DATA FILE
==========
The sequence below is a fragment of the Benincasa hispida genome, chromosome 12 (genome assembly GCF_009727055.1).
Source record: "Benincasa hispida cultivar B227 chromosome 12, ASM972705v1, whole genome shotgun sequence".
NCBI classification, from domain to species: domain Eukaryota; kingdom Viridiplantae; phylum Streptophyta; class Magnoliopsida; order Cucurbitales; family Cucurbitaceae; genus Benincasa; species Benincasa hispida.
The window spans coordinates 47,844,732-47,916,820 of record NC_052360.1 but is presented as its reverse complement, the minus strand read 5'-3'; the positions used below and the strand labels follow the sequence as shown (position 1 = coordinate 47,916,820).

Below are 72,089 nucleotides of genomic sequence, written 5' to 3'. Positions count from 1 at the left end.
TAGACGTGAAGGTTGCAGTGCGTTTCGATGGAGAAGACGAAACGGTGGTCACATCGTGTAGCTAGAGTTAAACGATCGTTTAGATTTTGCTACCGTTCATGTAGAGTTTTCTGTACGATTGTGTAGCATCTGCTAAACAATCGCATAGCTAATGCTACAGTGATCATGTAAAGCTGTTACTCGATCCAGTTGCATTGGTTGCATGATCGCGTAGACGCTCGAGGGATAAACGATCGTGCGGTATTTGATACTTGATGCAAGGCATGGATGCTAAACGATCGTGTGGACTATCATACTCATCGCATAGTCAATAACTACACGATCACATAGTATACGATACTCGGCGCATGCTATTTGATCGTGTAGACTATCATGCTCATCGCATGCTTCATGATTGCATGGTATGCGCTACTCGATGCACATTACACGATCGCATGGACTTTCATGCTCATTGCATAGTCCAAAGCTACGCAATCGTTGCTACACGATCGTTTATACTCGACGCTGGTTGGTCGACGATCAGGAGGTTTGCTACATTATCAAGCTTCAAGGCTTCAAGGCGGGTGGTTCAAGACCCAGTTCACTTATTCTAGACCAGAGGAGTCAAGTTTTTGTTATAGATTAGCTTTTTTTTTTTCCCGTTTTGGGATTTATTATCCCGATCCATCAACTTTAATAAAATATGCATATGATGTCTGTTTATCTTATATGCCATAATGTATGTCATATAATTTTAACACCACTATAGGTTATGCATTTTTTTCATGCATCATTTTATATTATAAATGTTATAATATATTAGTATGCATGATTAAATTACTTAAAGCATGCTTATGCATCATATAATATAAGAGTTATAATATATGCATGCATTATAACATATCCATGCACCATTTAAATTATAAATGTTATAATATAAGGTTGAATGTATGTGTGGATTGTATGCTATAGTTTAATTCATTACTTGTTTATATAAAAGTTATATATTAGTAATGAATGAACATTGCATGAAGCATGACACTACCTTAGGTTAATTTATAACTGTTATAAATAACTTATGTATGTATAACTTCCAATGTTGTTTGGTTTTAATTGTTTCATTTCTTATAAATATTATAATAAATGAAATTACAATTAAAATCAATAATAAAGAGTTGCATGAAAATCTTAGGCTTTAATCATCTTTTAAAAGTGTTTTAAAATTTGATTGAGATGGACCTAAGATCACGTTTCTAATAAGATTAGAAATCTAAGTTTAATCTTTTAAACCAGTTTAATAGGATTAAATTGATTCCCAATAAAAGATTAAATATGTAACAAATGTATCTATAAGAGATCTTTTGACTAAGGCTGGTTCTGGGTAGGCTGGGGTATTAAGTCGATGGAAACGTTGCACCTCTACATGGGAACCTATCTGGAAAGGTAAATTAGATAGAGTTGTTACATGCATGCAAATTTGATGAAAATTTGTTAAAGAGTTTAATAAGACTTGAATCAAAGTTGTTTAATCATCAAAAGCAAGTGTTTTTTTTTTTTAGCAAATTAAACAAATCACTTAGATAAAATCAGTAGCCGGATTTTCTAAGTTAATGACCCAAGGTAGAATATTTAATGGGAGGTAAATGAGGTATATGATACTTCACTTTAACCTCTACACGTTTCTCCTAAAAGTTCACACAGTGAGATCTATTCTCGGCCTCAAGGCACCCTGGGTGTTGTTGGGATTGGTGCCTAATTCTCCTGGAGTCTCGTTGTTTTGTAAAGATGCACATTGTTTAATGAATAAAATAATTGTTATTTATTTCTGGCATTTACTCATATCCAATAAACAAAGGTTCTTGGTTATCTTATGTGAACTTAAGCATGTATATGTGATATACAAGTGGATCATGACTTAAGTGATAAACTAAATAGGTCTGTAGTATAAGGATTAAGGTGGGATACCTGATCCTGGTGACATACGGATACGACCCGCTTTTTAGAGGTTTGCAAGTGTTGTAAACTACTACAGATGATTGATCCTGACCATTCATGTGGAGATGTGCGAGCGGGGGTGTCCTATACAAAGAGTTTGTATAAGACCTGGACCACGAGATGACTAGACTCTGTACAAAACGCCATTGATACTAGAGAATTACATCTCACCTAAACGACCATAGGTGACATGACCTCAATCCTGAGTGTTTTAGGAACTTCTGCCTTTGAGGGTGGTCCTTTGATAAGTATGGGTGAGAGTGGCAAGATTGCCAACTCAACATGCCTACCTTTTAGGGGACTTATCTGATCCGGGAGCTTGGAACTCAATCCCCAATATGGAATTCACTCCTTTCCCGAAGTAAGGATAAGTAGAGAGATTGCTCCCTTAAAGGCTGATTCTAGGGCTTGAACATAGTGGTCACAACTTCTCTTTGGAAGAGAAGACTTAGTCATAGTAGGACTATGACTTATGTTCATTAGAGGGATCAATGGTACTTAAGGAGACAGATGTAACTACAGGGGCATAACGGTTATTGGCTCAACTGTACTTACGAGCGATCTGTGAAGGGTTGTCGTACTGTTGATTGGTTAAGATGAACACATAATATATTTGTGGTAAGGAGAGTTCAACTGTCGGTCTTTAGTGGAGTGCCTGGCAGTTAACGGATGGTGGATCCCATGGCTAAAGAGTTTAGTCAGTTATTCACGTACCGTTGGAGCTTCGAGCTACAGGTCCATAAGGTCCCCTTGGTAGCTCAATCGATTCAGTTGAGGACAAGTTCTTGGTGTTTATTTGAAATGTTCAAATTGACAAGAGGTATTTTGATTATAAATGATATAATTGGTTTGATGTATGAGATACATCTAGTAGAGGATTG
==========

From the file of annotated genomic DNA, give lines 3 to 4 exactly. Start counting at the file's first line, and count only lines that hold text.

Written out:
NCBI classification, from domain to species: domain Eukaryota; kingdom Viridiplantae; phylum Streptophyta; class Magnoliopsida; order Cucurbitales; family Cucurbitaceae; genus Benincasa; species Benincasa hispida.
The window spans coordinates 47,844,732-47,916,820 of record NC_052360.1 but is presented as its reverse complement, the minus strand read 5'-3'; the positions used below and the strand labels follow the sequence as shown (position 1 = coordinate 47,916,820).